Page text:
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Last month, I realised that I had been writing this business column in the Western Mail for sixteen years, which equates to over 830 articles since January 2004.

Whilst I am often asked how I come up with a new column every week, the answer is relatively easy in that I tend to have at least at least ten different potential areas of interest on the go at any one time and if they are relevant to other news within the press, then I will turn my notes into an 800-word piece. 

However, occasionally the ‘awen’ does overtake me and I can knock out a column in around half an hour but whether it makes any sense is another matter entirely!

Reflecting on some of the areas that have been covered since I started writing back in 2004, one that regularly concerns many businesses is that of public procurement and its potential positive effect on the Welsh economy. 

Indeed, I noted in one of my first articles that public procurement was one place “where the Assembly Government can possibly make a real difference to the development of Welsh businesses. The public sector in Wales currently spends approximately £3 billion on services, although very few small firms seem to be able to access this. 

Certainly, if we could improve the process whereby local firms could be supported in accessing public sector contracts, the impact would dwarf the effect of the £60 million in grants awarded by the Assembly Government annually”.

Fast forward to 2020, this is still a burning issue for many. That was made clear when I was honoured to give an address to the North Wales Business Club last Thursday on some of the challenges facing the local economy. 

I emphasised that of the most important ways in which the public sector can support SMEs is through public procurement. For example, whilst the latest statistics show that the twenty two local authorities have a revenue expenditure of £8 billion (excluding debt financing costs) and £1.5 billion in capital expenditure, there is no detailed analysis of how much of this is actually spent with local firms. 

That is not to say that they do not spend a significant part of these budgets with Welsh firms but the evidence is simply not there although what data is available is not that hopeful. 

For example, recent statistics have shown that construction contracts with a total aggregate value of £1.94bn have been awarded by Welsh public bodies since 2015, only 17.1% of the total value was awarded to firms with a Welsh-registered address. 

This suggests that the foundation economy which includes local building firms and is being targeted for support by the Welsh Government could be boosted through better public procurement. Indeed, evidence from the Federation of Small Businesses shows that for every £1 local authorities spend on goods and services with local SMEs, an additional 63p is generated for the local economy.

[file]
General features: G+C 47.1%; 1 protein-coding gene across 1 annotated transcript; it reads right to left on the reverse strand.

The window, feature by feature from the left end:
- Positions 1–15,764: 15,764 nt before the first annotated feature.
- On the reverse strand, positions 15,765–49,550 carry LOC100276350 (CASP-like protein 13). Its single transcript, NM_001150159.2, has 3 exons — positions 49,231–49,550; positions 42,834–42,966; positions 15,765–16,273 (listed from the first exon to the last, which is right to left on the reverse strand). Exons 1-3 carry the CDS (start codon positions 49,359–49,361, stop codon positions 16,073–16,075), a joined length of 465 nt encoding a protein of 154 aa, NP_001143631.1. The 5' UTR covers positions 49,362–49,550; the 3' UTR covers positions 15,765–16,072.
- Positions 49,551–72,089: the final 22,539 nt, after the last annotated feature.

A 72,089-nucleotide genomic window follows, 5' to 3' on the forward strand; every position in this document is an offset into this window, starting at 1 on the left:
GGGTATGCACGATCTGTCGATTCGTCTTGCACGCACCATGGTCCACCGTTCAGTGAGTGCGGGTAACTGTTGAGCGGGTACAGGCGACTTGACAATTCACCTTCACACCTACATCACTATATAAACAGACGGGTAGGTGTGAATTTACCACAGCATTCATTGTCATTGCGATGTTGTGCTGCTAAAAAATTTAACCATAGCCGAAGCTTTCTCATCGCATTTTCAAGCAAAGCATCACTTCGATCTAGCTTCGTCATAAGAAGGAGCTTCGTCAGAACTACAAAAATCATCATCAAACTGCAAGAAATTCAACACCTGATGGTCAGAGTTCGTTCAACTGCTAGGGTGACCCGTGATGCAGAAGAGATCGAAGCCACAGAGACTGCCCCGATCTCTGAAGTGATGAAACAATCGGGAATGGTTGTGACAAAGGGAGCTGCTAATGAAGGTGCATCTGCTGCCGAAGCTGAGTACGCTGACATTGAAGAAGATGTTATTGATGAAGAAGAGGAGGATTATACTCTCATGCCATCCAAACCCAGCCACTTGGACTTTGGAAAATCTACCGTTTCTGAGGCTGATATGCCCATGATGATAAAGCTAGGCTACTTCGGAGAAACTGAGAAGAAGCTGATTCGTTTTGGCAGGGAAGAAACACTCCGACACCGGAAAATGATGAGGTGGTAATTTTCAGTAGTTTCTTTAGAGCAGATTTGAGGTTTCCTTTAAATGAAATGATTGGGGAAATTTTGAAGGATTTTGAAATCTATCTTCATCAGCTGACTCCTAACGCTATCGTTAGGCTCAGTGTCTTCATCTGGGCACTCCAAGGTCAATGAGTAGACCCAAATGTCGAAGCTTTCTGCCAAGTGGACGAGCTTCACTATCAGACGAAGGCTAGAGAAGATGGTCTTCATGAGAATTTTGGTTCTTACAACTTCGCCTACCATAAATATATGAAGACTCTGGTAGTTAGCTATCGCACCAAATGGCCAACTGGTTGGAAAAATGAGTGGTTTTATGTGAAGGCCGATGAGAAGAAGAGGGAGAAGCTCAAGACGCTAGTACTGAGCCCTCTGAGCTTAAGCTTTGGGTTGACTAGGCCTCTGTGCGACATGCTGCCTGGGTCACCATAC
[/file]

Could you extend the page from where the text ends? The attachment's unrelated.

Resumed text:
Of course, those defending the status quo will argue that there is no urgency given that over half of public sector expenditure currently goes to “Welsh” firms although there is no indication of how many of these are small local firms employing local people or merely businesses with a convenient Welsh billing address. Given the importance of this issue in developing local economies, it shouldn’t be too difficult to undertake an exercise to determine these facts.

As In addition, local authorities (as well as the rest of the public sector in Wales) could become far smarter at expenditure with local businesses in range of ways not currently being done. These could include utilising better use of data and analytics, applying best-value strategies, adopting solutions-based contracts, looking at new types of contracting vehicles and forging of closer relationships with local suppliers.

But more effective procurement can not only have benefits through better use of spending by the public sector but also through better purchasing practice within SMEs themselves. 

With business productivity in Wales the lowest of any part of the UK, there is a strong case for improving the efficiency of smaller firms by saving money on every day running costs both as individual companies and potentially together. This can be done by getting small firms to focus more on running the business rather than running costs by utilising local procurement portal services to save costs. 

Alternatively, businesses should be encouraged to work together collaboratively and developing a consortia approach in either similar or different sectors but buying the same products or services. This would fall into either supporting them with negotiations for imported products and services or enabling them to work more closely with other Welsh suppliers that to help organisations to grow throughout the Welsh supply chain.

Therefore, procurement may not be the sexiest of subjects as compared to entrepreneurship, innovation and internationalisation. However, it is as important to the development of the SME sector in Wales not only in making sure more of the Welsh public sector pound is spent here with local firms but in ensuring that those local firms, once they receive that pound, spend it efficiently themselves to improve their productivity and, ultimately, that of the Welsh economy.


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